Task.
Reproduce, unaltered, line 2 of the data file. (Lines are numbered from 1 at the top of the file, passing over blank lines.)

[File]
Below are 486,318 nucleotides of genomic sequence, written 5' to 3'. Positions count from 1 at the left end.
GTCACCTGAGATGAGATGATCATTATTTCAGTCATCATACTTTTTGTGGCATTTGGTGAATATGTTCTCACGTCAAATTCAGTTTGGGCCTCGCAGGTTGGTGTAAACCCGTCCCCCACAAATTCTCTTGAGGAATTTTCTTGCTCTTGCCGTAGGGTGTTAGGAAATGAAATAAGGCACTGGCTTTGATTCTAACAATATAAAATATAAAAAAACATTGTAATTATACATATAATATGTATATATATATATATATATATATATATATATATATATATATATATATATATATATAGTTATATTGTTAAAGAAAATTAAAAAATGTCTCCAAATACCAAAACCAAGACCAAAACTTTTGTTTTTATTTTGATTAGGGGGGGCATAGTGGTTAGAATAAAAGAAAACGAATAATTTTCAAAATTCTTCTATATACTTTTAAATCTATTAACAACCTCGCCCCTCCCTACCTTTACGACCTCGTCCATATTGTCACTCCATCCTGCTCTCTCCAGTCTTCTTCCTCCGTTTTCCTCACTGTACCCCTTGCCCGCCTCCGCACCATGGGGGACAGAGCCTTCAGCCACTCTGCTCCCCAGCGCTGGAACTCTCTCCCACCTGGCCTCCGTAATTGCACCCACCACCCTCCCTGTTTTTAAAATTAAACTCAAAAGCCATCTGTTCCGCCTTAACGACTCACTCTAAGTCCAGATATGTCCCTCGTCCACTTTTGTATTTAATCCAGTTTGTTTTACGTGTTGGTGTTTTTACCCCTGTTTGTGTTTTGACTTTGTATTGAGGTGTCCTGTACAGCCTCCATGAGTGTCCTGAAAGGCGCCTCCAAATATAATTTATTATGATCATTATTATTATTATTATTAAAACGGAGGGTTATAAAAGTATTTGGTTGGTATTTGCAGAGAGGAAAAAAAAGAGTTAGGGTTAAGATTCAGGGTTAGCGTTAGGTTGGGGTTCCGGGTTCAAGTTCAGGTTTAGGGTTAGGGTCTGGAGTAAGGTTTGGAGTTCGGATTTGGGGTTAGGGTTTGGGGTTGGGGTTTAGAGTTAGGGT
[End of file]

GTCACCTGAGATGAGATGATCATTATTTCAGTCATCATACTTTTTGTGGCATTTGGTGAATATGTTCTCACGTCAAATTCAGTTTGGGCCTCGCAGGTTGGTGTAAACCCGTCCCCCACAAATTCTCTTGAGGAATTTTCTTGCTCTTGCCGTAGGGTGTTAGGAAATGAAATAAGGCACTGGCTTTGATTCTAACAATATAAAATATAAAAAAACATTGTAATTATACATATAATATGTATATATATATATATATATATATATATATATATATATATATATATATATATATATAGTTATATTGTTAAAGAAAATTAAAAAATGTCTCCAAATACCAAAACCAAGACCAAAACTTTTGTTTTTATTTTGATTAGGGGGGGCATAGTGGTTAGAATAAAAGAAAACGAATAATTTTCAAAATTCTTCTATATACTTTTAAATCTATTAACAACCTCGCCCCTCCCTACCTTTACGACCTCGTCCATATTGTCACTCCATCCTGCTCTCTCCAGTCTTCTTCCTCCGTTTTCCTCACTGTACCCCTTGCCCGCCTCCGCACCATGGGGGACAGAGCCTTCAGCCACTCTGCTCCCCAGCGCTGGAACTCTCTCCCACCTGGCCTCCGTAATTGCACCCACCACCCTCCCTGTTTTTAAAATTAAACTCAAAAGCCATCTGTTCCGCCTTAACGACTCACTCTAAGTCCAGATATGTCCCTCGTCCACTTTTGTATTTAATCCAGTTTGTTTTACGTGTTGGTGTTTTTACCCCTGTTTGTGTTTTGACTTTGTATTGAGGTGTCCTGTACAGCCTCCATGAGTGTCCTGAAAGGCGCCTCCAAATATAATTTATTATGATCATTATTATTATTATTATTAAAACGGAGGGTTATAAAAGTATTTGGTTGGTATTTGCAGAGAGGAAAAAAAAGAGTTAGGGTTAAGATTCAGGGTTAGCGTTAGGTTGGGGTTCCGGGTTCAAGTTCAGGTTTAGGGTTAGGGTCTGGAGTAAGGTTTGGAGTTCGGATTTGGGGTTAGGGTTTGGGGTTGGGGTTTAGAGTTAGGGT